Assuntos
Unidades de Queimados/estatística & dados numéricos , Queimaduras/mortalidade , Países em Desenvolvimento/estatística & dados numéricos , Hospitais/estatística & dados numéricos , Adolescente , Adulto , Idoso , Idoso de 80 Anos ou mais , Criança , Pré-Escolar , Feminino , Saúde Global , Humanos , Lactente , Masculino , Pessoa de Meia-Idade , Estudos Retrospectivos , Adulto Jovem
16.
Front Public Health ; 8: 548708, 2020.
Artigo em Inglês | MEDLINE | ID: mdl-33330304

RESUMO

The COVID-19 outbreak was declared by the World Health Organization (WHO) as global pandemic in March 2020. Considering the necessity to implement rapid response to control the pandemic and the fragility and the state of need of low income countries, it will be mandatory to develop a global approach in order to reduce the spread of infection and the creation of community viral reservoirs. So far, we could hypothesize a worst case scenario in which when the COVID-19 outbreak hits a peak in Africa and in low-income countries, the majority of such countries will be unprepared, with low resources allocated for affording the viral emergency and the consequences will be catastrophic with no lesson learnt. In the best case scenario, the COVID-19 will not affect Africa or South America on a large scale and, if the prevention measures will be implemented, we could register a lower incidence of hygiene linked diseases that still represent leading causes of death.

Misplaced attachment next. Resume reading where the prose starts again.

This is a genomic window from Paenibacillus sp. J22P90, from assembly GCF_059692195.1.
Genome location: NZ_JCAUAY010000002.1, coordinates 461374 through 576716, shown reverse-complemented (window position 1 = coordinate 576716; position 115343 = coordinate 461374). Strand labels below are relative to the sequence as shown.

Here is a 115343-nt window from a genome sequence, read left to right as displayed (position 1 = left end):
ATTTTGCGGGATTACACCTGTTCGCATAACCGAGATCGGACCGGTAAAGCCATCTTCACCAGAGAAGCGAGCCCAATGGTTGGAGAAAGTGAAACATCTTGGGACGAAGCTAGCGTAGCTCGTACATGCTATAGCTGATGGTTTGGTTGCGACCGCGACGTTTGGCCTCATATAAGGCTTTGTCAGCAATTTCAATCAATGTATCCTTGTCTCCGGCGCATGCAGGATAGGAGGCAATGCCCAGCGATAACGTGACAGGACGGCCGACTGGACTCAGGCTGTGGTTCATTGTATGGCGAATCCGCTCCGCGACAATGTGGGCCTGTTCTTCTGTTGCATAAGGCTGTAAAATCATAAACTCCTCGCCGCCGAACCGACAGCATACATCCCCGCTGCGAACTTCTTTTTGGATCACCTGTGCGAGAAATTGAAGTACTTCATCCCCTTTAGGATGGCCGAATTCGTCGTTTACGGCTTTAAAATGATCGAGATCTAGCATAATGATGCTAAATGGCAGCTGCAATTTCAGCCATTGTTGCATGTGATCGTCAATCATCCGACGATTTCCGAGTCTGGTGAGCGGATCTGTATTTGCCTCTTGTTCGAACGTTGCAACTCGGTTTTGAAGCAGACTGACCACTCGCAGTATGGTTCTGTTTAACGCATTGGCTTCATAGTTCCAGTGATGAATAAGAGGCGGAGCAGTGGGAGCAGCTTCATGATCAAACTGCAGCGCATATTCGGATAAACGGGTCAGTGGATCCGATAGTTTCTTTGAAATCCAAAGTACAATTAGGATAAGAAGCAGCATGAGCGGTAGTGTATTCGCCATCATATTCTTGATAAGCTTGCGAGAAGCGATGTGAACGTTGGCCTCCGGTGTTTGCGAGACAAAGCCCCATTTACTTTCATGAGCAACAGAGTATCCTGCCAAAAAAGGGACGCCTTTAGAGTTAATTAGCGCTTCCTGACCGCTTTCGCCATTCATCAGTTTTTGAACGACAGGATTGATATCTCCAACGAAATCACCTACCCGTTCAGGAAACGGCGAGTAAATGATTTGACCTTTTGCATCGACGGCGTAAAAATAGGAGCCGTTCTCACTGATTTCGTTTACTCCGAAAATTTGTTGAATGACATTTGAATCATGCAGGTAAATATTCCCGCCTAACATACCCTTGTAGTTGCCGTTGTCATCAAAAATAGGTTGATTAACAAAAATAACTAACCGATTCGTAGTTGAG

Assuntos